Op-Ed: Surprises Continue to Drive the Rally
The blue-chip economists aren't going to know what hit them.
In my article Is a Countertrend Rally Inevitable, I argued that a major countertrend rally -- to take place between March and June 2009 -- would be driven by 4 main factors. In this article, I'll discuss the second factor: Positive surprises in the economic data released between March and June of 2009.
Based on my proprietary econometric research, I've been predicting on the Buzz & Banter that we'd begin to see such evidence starting in March (Also see All Signs Point to Bulls). We've indeed witnessed a slew of better-than-expected economic numbers in March and early April. I expect this trend will intensify in April and May and carry through until June.
Positive surprises in the economic data releases in the second quarter will be a primary driver of the second phase of the current countertrend rally.
The Positive Surprises Thus Far
In Marc, there emerged a trend of better-than-expected economic results in a wide variety of indicators across the economy. To name just a few: retail sales, car sales, home prices, housing starts, new-home sales, restaurant sales, durable goods orders, Richmond Fed and various manufacturing indicators.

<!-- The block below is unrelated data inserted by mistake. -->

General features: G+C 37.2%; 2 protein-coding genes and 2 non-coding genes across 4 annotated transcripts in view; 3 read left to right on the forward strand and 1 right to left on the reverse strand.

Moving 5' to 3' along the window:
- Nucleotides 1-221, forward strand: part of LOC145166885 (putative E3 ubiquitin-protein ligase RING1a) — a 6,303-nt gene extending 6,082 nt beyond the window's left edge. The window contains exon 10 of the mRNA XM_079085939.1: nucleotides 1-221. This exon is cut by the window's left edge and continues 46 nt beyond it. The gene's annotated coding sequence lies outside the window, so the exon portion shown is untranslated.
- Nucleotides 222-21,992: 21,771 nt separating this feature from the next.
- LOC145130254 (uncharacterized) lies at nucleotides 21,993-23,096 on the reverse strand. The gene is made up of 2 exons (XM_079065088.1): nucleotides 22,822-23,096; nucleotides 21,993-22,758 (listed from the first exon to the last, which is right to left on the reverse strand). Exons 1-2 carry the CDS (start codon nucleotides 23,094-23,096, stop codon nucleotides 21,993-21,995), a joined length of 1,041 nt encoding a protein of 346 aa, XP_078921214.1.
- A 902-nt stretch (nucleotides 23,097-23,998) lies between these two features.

Indicators to Look for in the Coming Weeks
I expect significant improvements in the various national and regional PMIs, retail sales, auto sales, durable-goods orders, imports, indicators of transportation intensity, driving mileage, fuel consumption and various housing indicators.
I also expect a stronger-than-expected turnaround in the export data in Japan and a few Asian Tiger nations, such as Korea and Taiwan. This could spark important rallies in these markets that could spill over into the US.
What Do I Mean by Improvement?
In many cases, the improvements will consist in a turn in the second derivative - which in this case, simply means the rate of contraction will moderate (also see my article, Will Troubles Abroad Stop a Countertrend Rally?). In other words, the indicators will continue to reflect recession, but the rate of contraction reflected will be less severe. This will be interpreted by many to mean that the economy has bottomed out, that the worse is behind us, and that the process of healing can begin.
What will be most surprising to economists and market participants is that the turnaround in some of the statistics will be so dramatic that they'll actually reflect year-over-year (YoY) growth. We've seen this already in the case of durable-goods orders. Such data points will generate excitement and speculation that the economy might resume growth much sooner than expected.
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